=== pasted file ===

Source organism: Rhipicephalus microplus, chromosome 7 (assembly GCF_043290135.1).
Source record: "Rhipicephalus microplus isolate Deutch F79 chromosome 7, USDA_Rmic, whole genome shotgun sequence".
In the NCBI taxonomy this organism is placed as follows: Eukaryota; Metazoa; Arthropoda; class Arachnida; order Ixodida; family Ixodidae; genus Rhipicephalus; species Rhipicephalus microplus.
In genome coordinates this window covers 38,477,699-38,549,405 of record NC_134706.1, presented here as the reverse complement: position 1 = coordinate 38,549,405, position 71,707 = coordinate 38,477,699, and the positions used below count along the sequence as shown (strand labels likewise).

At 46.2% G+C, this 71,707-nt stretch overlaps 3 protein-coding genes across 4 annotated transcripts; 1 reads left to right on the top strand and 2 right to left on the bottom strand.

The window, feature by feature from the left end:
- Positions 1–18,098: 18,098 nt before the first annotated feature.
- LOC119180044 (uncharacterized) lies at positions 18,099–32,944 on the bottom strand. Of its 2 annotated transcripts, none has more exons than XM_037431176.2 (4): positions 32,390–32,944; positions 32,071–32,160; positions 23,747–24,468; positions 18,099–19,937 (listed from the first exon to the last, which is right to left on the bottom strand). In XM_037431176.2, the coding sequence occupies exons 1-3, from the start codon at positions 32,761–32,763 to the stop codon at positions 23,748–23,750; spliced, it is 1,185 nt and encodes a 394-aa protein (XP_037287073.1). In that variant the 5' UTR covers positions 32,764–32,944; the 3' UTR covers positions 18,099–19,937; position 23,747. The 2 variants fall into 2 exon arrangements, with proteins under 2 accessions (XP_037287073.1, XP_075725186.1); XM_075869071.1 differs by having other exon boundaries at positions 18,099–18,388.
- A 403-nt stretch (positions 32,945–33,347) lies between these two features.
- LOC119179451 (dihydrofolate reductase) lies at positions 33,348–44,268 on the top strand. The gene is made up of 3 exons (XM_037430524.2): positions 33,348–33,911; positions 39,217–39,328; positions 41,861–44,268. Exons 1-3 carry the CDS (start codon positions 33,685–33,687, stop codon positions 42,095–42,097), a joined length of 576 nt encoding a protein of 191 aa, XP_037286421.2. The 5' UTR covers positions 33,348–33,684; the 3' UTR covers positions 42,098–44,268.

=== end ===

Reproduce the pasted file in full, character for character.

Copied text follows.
Source organism: Rhipicephalus microplus, chromosome 7 (assembly GCF_043290135.1).
Source record: "Rhipicephalus microplus isolate Deutch F79 chromosome 7, USDA_Rmic, whole genome shotgun sequence".
In the NCBI taxonomy this organism is placed as follows: Eukaryota; Metazoa; Arthropoda; class Arachnida; order Ixodida; family Ixodidae; genus Rhipicephalus; species Rhipicephalus microplus.
In genome coordinates this window covers 38,477,699-38,549,405 of record NC_134706.1, presented here as the reverse complement: position 1 = coordinate 38,549,405, position 71,707 = coordinate 38,477,699, and the positions used below count along the sequence as shown (strand labels likewise).

At 46.2% G+C, this 71,707-nt stretch overlaps 3 protein-coding genes across 4 annotated transcripts; 1 reads left to right on the top strand and 2 right to left on the bottom strand.

The window, feature by feature from the left end:
- Positions 1–18,098: 18,098 nt before the first annotated feature.
- LOC119180044 (uncharacterized) lies at positions 18,099–32,944 on the bottom strand. Of its 2 annotated transcripts, none has more exons than XM_037431176.2 (4): positions 32,390–32,944; positions 32,071–32,160; positions 23,747–24,468; positions 18,099–19,937 (listed from the first exon to the last, which is right to left on the bottom strand). In XM_037431176.2, the coding sequence occupies exons 1-3, from the start codon at positions 32,761–32,763 to the stop codon at positions 23,748–23,750; spliced, it is 1,185 nt and encodes a 394-aa protein (XP_037287073.1). In that variant the 5' UTR covers positions 32,764–32,944; the 3' UTR covers positions 18,099–19,937; position 23,747. The 2 variants fall into 2 exon arrangements, with proteins under 2 accessions (XP_037287073.1, XP_075725186.1); XM_075869071.1 differs by having other exon boundaries at positions 18,099–18,388.
- A 403-nt stretch (positions 32,945–33,347) lies between these two features.
- LOC119179451 (dihydrofolate reductase) lies at positions 33,348–44,268 on the top strand. The gene is made up of 3 exons (XM_037430524.2): positions 33,348–33,911; positions 39,217–39,328; positions 41,861–44,268. Exons 1-3 carry the CDS (start codon positions 33,685–33,687, stop codon positions 42,095–42,097), a joined length of 576 nt encoding a protein of 191 aa, XP_037286421.2. The 5' UTR covers positions 33,348–33,684; the 3' UTR covers positions 42,098–44,268.